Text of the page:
Dental caries and associated factors among diabetic and nondiabetic adult patients attending Bichena Primary Hospital’s Outpatient Department

Anley Shiferaw, Girma Alem, Mekonnen Tsehay, Getiye Dejenu Kibret

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Abstract

Purpose: Dental caries is a significant public health issue affecting both the diabetic and nondiabetic populations. However, the problem and associated factors of dental caries among diabetics and nondiabetics patients are not well-known in Ethiopia. This study aims to compare the prevalence of dental caries and associated factors among diabetic and nondiabetic patients at the Outpatient Department of Bichena Primary Hospital in Northwest, Ethiopia.

Methods: Institutional based, comparative cross-sectional study was conducted from October 7 to December 6, 2019, among 200 diabetes and 400 nondiabetic adult patients. A consecutive sampling technique was implemented to recruit study participants. Data were collected by a pretested structured questionnaire and analysis was performed in Statistical Package for Social Science version 20. Bivariable and multivariable logistic regressions were employed and variables with a p-value < 0.05 were declared statistically significant.

Results: A total of 582 patients were involved in the study with a response rate of 97.0%. The prevalence of dental caries was 67.9% [95% confidence interval (CI): 63.2%–72.8%] and 79.6% (95% CI: 74.0%–85.70%) in nondiabetic and diabetic group, respectively. Females gender [adjusted odds ratio (AOR) = 1.79, 95% CI: 1.15–2.77], poor oral hygiene (AOR = 2.95, 95% CI: 1.71–5.11), lack of regular teeth cleaning habits (AOR = 3.26, 95% CI: 2.13–4.97), feeling dry mouth (AOR = 2.31, 95% CI: 1.11–4.81), sugared tea drinking (AOR = 2.00, 95% CI: 1.18–3.38), inadequate oral health knowledge (AOR = 3.51, 95% CI: 2.19–5.62), and khat chewing (AOR = 2.14, 95% CI: 1.24–3.71) were significantly associated factors with high prevalence of dental caries.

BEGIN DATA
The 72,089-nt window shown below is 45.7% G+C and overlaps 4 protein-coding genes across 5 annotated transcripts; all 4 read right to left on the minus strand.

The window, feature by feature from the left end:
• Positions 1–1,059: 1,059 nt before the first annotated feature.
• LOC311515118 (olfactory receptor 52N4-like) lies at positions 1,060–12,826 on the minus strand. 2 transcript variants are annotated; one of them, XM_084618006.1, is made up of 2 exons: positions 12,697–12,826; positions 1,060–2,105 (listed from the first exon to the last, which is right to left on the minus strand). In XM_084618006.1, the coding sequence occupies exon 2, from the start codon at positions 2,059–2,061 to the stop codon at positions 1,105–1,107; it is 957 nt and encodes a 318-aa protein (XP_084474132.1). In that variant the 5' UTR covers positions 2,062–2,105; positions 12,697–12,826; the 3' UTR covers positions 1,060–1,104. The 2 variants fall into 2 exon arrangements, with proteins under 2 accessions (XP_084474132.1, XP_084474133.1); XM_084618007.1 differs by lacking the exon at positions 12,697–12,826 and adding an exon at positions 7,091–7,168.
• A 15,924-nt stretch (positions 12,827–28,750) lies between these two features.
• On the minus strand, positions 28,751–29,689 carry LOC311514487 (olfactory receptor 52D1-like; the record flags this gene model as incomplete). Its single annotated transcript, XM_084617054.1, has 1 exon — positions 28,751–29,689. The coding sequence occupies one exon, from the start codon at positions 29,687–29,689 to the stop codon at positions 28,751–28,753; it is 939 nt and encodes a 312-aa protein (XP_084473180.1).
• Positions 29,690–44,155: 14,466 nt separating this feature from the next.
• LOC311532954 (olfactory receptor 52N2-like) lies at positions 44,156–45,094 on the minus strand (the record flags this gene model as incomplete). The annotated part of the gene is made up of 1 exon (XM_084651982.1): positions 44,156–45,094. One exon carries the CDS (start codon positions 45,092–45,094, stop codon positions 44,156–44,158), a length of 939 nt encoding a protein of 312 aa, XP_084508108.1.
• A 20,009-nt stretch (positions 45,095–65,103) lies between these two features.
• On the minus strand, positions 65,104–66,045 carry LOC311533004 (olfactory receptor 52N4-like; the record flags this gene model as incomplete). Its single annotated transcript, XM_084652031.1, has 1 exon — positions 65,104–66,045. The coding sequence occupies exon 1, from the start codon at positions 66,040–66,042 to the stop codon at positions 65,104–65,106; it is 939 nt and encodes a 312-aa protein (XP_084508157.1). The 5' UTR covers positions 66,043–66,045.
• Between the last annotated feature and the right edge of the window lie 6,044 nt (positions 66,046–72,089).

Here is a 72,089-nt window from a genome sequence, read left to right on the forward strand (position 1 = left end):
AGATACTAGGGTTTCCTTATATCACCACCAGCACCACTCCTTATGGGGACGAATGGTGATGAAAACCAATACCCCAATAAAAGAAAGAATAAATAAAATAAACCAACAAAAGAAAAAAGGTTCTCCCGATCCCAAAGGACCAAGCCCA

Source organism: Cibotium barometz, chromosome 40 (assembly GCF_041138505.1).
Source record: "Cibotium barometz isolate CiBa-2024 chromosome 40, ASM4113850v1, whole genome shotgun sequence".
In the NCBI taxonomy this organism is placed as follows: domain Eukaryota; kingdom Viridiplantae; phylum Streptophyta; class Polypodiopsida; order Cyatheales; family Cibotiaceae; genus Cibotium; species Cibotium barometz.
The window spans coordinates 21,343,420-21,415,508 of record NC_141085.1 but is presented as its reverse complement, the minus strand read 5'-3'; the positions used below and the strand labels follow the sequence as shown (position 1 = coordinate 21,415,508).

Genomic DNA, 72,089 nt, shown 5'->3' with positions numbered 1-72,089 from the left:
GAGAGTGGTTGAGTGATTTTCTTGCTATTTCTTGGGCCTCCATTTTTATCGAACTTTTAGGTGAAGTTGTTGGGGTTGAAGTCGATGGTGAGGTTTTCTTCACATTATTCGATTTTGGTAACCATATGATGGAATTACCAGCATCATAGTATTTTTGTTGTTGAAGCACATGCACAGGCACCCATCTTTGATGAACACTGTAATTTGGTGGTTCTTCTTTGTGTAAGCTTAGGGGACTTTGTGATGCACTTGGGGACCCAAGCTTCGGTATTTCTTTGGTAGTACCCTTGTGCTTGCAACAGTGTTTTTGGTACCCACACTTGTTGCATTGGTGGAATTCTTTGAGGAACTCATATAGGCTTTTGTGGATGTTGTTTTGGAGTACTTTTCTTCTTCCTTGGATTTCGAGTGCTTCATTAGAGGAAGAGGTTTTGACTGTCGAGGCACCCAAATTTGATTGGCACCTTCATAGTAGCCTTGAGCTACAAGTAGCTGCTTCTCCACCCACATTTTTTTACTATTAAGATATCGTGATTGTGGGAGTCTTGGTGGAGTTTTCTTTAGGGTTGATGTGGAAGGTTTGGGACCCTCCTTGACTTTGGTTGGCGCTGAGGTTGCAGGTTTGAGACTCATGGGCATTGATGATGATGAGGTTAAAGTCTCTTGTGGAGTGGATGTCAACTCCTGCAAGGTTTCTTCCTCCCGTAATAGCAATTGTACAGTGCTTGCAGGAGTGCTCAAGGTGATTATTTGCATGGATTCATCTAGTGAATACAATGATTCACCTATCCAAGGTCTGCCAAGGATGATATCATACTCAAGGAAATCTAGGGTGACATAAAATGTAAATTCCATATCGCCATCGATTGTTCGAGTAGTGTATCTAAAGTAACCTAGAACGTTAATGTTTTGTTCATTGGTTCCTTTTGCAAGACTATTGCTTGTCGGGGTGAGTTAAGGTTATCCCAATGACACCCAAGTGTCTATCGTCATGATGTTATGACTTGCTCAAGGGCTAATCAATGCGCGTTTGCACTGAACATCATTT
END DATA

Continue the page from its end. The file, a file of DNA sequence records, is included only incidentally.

Conclusion: The prevalence of caries was significantly higher among diabetics than nondiabetics. Oral health education with preventive measures such as improving teeth cleaning practice, reducing sugary foods and drinks intake, and improving oral hygiene practice of patients should be mainstreamed along with diabetic follow-up care.
Original languageEnglish
Article number938405
Pages (from-to)1-14
Number of pages14
JournalFrontiers in Oral Health
Volume3
DOIs
Publication statusPublished - 2 Nov 2022
Externally publishedYes

Bibliographical note

Copyright the Author(s) 2022. Version archived for private and non-commercial use with the permission of the author/s and according to publisher conditions. For further rights please contact the publisher.

Keywords

  • dental caries
  • diabetics
  • nondiabetics
  • patients
  • Ethiopia

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